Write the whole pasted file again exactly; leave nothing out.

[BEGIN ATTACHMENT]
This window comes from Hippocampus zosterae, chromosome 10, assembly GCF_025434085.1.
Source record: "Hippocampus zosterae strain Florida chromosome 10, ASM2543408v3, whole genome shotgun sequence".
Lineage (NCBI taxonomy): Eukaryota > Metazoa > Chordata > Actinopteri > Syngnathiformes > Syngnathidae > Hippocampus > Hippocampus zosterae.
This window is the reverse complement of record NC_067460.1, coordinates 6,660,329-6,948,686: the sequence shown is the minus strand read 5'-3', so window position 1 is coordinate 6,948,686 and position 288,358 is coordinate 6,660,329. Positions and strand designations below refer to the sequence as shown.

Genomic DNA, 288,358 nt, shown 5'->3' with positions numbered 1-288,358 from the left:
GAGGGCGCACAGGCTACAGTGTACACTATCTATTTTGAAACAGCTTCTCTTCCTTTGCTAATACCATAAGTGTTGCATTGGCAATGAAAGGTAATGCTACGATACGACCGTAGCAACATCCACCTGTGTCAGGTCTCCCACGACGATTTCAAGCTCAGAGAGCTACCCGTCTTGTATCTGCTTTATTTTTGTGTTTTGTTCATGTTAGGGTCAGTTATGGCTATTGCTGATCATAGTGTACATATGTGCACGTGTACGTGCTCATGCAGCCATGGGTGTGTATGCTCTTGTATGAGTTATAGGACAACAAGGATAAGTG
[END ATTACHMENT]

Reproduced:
This window comes from Hippocampus zosterae, chromosome 10, assembly GCF_025434085.1.
Source record: "Hippocampus zosterae strain Florida chromosome 10, ASM2543408v3, whole genome shotgun sequence".
Lineage (NCBI taxonomy): Eukaryota > Metazoa > Chordata > Actinopteri > Syngnathiformes > Syngnathidae > Hippocampus > Hippocampus zosterae.
This window is the reverse complement of record NC_067460.1, coordinates 6,660,329-6,948,686: the sequence shown is the minus strand read 5'-3', so window position 1 is coordinate 6,948,686 and position 288,358 is coordinate 6,660,329. Positions and strand designations below refer to the sequence as shown.

Genomic DNA, 288,358 nt, shown 5'->3' with positions numbered 1-288,358 from the left:
GAGGGCGCACAGGCTACAGTGTACACTATCTATTTTGAAACAGCTTCTCTTCCTTTGCTAATACCATAAGTGTTGCATTGGCAATGAAAGGTAATGCTACGATACGACCGTAGCAACATCCACCTGTGTCAGGTCTCCCACGACGATTTCAAGCTCAGAGAGCTACCCGTCTTGTATCTGCTTTATTTTTGTGTTTTGTTCATGTTAGGGTCAGTTATGGCTATTGCTGATCATAGTGTACATATGTGCACGTGTACGTGCTCATGCAGCCATGGGTGTGTATGCTCTTGTATGAGTTATAGGACAACAAGGATAAGTG